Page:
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Lower class grows as median income slows


Though the U.S. economy has been making a comeback since the end of the recession in 2009, prospects for Americans about to graduate from college may be dim.

According to the Pew Research Center and Economic Policy Institute, middle class wages are the same now as they were in 1990, adjusted for inflation.

This is especially alarming because the structure of American society is very different now: less people marry, more people live alone and more people get a higher education, among other things. Furthermore, while wages have remained stagnant, the cost of living has risen with inflation. The $50,000 income that once supported a family of four with primarily one breadwinner in 1990 now supports one person.

A recent survey by the Pew Research Center has shown that more and more Americans are considering themselves a part of the lower middle class and lower class than ever before. Moreover, if Americans today are looking at a future of making the same amount as they did in 1990, that means we are not achieving the American dream: the idea that each generation does better than the prior.

According to the Pew Research Center, the number of jobs that require middle-skill, therefore being middle-income jobs, has not increased nearly as much as jobs that are low-skill and jobs that are high-skill. In essence, more and more college students are graduating to jobs that don’t require a degree.

This polarization of jobs may exist because technology has replaced many middle-skill jobs while creating a need for a disproportionate number of low-skill jobs.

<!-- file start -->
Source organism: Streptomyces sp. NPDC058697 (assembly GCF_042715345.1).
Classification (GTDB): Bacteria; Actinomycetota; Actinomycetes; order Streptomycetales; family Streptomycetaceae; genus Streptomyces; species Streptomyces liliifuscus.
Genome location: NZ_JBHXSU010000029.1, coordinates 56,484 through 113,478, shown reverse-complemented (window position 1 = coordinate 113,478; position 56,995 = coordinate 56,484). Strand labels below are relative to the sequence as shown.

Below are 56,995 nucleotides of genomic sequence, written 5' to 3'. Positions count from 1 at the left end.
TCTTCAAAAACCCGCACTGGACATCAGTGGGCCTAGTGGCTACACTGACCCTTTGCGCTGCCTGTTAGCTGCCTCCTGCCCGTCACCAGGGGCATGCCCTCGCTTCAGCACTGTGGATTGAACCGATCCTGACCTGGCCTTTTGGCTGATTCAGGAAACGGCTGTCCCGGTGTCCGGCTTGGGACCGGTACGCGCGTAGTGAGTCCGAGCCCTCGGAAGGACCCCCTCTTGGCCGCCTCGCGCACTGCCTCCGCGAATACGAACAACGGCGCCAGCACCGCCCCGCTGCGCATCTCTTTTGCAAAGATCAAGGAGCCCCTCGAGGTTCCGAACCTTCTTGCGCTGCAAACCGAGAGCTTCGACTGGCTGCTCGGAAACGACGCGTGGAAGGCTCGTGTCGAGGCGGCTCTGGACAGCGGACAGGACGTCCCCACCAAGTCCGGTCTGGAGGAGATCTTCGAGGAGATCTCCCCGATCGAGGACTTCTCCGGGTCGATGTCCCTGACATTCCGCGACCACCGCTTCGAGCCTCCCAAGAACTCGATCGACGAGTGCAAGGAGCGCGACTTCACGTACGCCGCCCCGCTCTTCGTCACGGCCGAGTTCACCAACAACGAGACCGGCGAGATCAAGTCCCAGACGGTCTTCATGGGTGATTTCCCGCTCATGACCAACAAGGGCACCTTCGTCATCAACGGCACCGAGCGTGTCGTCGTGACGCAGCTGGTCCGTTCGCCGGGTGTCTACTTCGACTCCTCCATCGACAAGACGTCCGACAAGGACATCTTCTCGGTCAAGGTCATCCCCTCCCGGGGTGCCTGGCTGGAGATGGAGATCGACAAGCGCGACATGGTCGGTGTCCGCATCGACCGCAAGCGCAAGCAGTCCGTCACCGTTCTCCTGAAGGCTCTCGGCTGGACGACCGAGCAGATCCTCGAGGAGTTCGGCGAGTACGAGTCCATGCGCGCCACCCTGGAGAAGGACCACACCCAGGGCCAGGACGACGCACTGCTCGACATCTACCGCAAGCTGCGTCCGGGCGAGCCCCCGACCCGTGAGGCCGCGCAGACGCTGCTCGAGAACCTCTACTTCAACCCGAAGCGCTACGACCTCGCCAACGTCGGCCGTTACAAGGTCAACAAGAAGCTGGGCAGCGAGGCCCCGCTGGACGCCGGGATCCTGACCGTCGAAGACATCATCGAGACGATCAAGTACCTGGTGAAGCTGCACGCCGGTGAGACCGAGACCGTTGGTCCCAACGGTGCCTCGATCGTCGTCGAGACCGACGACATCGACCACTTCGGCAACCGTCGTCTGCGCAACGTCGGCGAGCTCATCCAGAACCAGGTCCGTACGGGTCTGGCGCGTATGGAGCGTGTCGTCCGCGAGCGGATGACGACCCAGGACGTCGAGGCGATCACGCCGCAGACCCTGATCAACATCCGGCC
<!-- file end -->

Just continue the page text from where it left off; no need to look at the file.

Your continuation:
If in 1970, 55 percemt of U.S. income was earned by the middle 60 percent, today it has fallen to 45 percent, consistent with the fact that middle class jobs are lost.

There are many speculations as to what can be causing this wage stagnation. The fact that we have a large population, the Baby Boomers, going into retirement, will be a factor that brings the median income down, but the truth is that this has been happening for a long time. Up until the year 2000, incomes rose, and then they stopped, so the Baby Boomers are not likely to be the cause. Others speculate that the inequality gap in America is the culprit.

Whether any of these reasons or something else is to blame, this issue is an important one to consider when choosing a candidate in the November election. Does your candidate discuss this problem? What is his or her plan to address it? After all, if our income does not grow over the next 15 years, we will graduate to lower paying jobs and have less money to spend, thus causing the economy to grow even slower.

Ultimately, there has been a downward trend in income, when there should have been a gradual growth. Between 1997 and 2007, there was little improvement, and today is not propitious, either. The median U.S. income is still 9 percent lower than it was in 1999, and we are out of a recession. Though the middle-class income should have been about $94,000 in 2007, it was actually only at $76,000.

We can continuously speculate about the reasons for the lack of growth in income, but the fact is that the average American graduate no longer feels secure.

What the future holds and how to fix our economy to ensure wages grow is an enigma in itself, but the importance of knowing these facts lies in the warning that they provide.

The views and opinions expressed in the Op-Ed section are those of the authors of the articles. They are not an endorsement of the views of The Chronicle or its staff. The Chronicle does not discriminate based on the opinions of the authors.

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